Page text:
According to Wikipedia idempotence is described as:
The property of certain operations in mathematics and computer science whereby they can be applied multiple times without changing the result beyond the initial application.
Now that could be the end of this blog post, however I think we need to look further into what this means when it comes to Software development. I will use the term API in this post interchangeably with methods, functions and HTTP/REST calls. You can implement idempotence on any of these abstraction levels, whether you are calling a method or an external endpoint.
What is Idempotence?
If an API is idempotent you can call it twice with the same values and get the same result. This concept is easy to understand when it comes to getting a resource from an API call. If we fetch the book with ISBN "978-0135957059" we would expect to get the same book twice. This is idempotent as the same input gives the same result and it does not change the state of the server. However what should happen if you try to create the same book twice? This is where idempotence gets interesting.
Often if we make a method call to a method twice we would expect that something happens twice or that you get an exception on the second call. However most of the time it is undesired to create the same resource twice and it is often the result of an error. An alternative to creating it twice would be to fail on the second call, but what will you do with this error? In distributed systems you will often see timeouts, in this situation you do not know if the receiver actually handled your request. From their point of view they may have handled this request, but you never got the response. Perhaps because of some network failure or you just didn't wait long enough for them to finish. The question is, do you dare to repeat the call?
If the service or API you are calling is idempotent the answer is yes! You can safely make the same request one more time, as it will yield the same result. If we reuse the example of a book, if you try to create the same book twice it will only create it the first time. It may be that it is "updated" on the second call, but since you provided the same data it will give you the same result - the book is the same as in the first call.
In order to do this you need some way to identify that this call is trying to create or update the same resource. To do this, the resource needs to have a unique key that the client can provide. For books, a unique key could be the ISBN number "978-0135957059" as mentioned previously.
These principles also apply in the scenario where you want to delete a resource. If you call delete twice, it is still deleted when you call the second time so you can give the same result: The resource is gone. In some protocols this may be shown with different return codes, the first may tell that the resource is deleted and the second that there is no resource. However the result and the state of the system is the same. An example could be HTTP, where the first delete request would return 200 (ok) and the second 404 (not found).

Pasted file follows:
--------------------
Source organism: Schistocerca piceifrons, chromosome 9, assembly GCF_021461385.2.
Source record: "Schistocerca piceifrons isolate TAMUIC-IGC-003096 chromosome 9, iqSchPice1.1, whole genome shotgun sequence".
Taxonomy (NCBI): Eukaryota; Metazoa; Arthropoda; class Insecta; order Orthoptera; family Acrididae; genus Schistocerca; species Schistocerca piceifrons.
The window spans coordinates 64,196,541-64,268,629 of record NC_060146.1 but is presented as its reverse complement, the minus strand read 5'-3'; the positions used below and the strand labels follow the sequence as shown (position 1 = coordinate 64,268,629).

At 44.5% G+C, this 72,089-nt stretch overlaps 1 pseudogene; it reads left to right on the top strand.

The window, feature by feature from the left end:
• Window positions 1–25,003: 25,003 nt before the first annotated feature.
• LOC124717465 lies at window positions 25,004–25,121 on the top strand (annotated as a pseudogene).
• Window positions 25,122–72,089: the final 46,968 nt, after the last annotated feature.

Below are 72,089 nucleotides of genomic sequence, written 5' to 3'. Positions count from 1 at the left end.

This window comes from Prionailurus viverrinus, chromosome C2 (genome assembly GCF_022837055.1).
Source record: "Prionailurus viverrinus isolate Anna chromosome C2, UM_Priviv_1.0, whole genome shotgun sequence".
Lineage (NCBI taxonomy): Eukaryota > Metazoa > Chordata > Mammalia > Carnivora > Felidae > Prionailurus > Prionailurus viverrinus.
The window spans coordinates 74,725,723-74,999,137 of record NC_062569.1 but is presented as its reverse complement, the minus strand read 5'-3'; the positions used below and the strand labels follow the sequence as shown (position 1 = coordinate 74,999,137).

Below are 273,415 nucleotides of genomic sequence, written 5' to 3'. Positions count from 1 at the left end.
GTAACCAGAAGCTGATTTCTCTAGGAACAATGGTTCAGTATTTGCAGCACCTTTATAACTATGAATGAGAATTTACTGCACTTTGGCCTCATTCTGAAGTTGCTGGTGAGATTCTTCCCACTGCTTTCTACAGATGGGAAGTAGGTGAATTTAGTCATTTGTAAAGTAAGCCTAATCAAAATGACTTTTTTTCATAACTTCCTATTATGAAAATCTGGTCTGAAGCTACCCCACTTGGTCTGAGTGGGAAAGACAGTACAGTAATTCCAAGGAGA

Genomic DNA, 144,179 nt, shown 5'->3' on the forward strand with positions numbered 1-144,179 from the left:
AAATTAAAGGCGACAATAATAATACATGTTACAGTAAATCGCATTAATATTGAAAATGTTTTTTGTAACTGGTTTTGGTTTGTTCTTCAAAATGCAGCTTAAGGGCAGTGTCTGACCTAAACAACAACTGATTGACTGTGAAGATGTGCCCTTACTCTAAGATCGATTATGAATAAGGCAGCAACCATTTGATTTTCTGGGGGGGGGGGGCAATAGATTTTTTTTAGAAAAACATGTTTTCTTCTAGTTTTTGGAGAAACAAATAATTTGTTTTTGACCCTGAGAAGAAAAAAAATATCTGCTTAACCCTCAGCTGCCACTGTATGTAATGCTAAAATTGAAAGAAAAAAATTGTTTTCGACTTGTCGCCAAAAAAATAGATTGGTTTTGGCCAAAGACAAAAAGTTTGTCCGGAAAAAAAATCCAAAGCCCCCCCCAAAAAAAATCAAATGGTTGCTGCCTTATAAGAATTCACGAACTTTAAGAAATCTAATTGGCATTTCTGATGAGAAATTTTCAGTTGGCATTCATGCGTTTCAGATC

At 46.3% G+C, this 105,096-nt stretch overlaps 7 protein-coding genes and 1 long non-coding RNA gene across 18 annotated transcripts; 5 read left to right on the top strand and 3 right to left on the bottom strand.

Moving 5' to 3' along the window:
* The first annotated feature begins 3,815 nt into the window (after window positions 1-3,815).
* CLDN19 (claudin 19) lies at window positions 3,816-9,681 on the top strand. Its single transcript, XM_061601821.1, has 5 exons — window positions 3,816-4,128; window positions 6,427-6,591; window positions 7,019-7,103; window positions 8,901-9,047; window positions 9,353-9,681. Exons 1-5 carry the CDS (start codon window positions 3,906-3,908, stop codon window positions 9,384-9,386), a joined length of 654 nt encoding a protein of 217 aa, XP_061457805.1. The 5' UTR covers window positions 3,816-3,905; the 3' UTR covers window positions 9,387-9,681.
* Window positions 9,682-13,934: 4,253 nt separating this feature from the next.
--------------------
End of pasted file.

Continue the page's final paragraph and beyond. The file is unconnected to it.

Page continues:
In REST / HTTP
Perhaps you are here because you are using HTTP (or REST) to communicate in your system, perhaps you trying to work out the differences between the HTTP verbs, if so please see my blog post on PUT VS POST.
In HTTP the following verbs are known to be idempotent (not a complete list):
Of the above, GET and OPTIONS are safe to use, as they never change the state of the resource you are accessing. Whereas PUT and DELETE are unsafe as they alter or remove the resource you are interacting with.
Another common HTTP verb is POST. POST is not idempotent, which means if you make a post request twice with the same input, two resources will be created. If this was to be done with PUT only one would be created, the second request would do "nothing". PUT is becoming more and more popular in distributed systems as the requester does not have to worry about making the same request multiple times. As mentioned previously this is a great feature when timeouts or other network issues occur.
Is it called Idempotency or Idempotence?
I see some authors use the term idempotency and others use idempotence. I believe both are used interchangeably, I have used "Idempotence" for this post as that is what Wikipedia uses and they are right most of the time.
That is it!
I hope you found this post to be insightful, if so please leave a comment down below! If you found it lacking some information please let me know in the comments as well :)